The Bleeding Boy

My mom, brother, and I were at the local pool. It was just a block from our house, so we would go there often to play on the slides and see who could hold their breath the longest. It’s interesting how some places where people gather make the hatred seem smaller. At Querbes, it felt like the stratified realities got lost in all the splashing, chlorine, and piss. We all piss. We all play. Black or white, we could be the same in blue water. We laughed, and chased each other, while mommas sat on the side of the pool. It was the one time in this neighborhood where we could get together and act like we didn’t hate each other.

Then, the gunshot, the screams, and the silence. Not even a splash, then much splashing, and then all I saw was red. It’s a memory that holds to without changing. We rushed out of the pool still wearing our floaties, wedgies and all. The cement was so hot you had to move your feet in a stand still jog.

My feet melted to the ground when I saw him. You know that sensation right past the initial burn? The heat turns cold like fresh menthol. It was a little black boy that was shot. He was only ten years old when the blood stained through his Michael Jordan T-shirt. My mom was a nurse and tried using CPR with oxygen masks and all. The rest of us hovered and heard nothing but the pumping of a child’s chest, and her quick panting, “Come on, come on, come on!”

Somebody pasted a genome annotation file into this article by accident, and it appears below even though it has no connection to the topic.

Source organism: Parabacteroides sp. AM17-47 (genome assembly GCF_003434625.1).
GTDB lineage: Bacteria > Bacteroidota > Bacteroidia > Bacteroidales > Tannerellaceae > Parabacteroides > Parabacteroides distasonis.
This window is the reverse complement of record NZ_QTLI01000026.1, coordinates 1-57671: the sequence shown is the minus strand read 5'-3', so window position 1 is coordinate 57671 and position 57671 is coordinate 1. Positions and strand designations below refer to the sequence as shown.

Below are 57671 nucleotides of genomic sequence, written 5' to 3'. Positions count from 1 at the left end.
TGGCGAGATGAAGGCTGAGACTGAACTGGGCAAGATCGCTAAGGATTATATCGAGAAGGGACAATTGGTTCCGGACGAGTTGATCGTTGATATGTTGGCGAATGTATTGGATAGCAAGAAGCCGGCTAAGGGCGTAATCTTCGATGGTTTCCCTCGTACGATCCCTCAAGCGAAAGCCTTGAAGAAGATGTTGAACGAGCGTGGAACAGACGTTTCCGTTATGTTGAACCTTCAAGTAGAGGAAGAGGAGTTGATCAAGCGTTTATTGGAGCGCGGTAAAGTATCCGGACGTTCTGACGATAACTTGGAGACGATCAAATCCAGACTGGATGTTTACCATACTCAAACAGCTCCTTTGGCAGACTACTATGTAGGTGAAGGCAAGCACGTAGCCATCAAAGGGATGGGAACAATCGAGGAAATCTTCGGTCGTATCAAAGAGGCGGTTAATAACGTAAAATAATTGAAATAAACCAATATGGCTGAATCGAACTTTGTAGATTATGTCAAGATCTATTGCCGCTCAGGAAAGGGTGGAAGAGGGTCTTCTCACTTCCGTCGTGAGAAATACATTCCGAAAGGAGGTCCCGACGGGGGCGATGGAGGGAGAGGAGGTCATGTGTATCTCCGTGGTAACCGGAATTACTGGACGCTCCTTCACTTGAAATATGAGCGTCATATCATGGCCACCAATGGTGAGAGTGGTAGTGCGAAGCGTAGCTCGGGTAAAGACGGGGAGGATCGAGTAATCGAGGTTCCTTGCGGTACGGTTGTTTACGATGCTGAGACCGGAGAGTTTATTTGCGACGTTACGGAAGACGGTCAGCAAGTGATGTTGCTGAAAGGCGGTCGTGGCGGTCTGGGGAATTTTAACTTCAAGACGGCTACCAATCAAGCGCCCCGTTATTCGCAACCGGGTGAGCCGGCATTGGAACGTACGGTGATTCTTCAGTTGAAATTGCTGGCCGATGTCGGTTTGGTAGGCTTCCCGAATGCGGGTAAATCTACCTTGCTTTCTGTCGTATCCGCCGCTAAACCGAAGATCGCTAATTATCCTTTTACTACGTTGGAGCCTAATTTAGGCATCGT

I’m not sure if anyone saw the shooter run away, but I did. I remember his face even more than the bleeding boy. He was thirteen, running hard, looking back, running scared. He looked right at me with red fear blurring his eyes. I was scared too and racing him internally. I wanted to follow him and show him my favorite hiding spot. I still think about him and pray safety.

Later on, I heard that ten-year-old boy died. He died right there in front of me, but I didn’t have a category for die yet. The other boy died too in the red pool of his mind. I pray someone pulled him out and revived him.

My brothers were his age and used to play street ball with both of them. Then their white rage grew and swallowed any goodness whole. They were terrified of anyone darker than them and hid it behind layers of hatred. I saw black blood, sex, and bats beating my brother’s face in, so I believed them and drank racism like water. Sometimes, I would spit it out cause it was bitter. Sometimes.

About Megan Peters

Megan Peters is a third year MATC student. She is studying the impact of trauma on the body and restoration through healing touch. She loves yoga, dancing, coffee, and pupppiiieeess!!!

Megan Peters

Megan Peters is a third year MATC student. She is studying the impact of trauma on the body and restoration through healing touch. She loves yoga, dancing, coffee, and pupppiiieeess!!!

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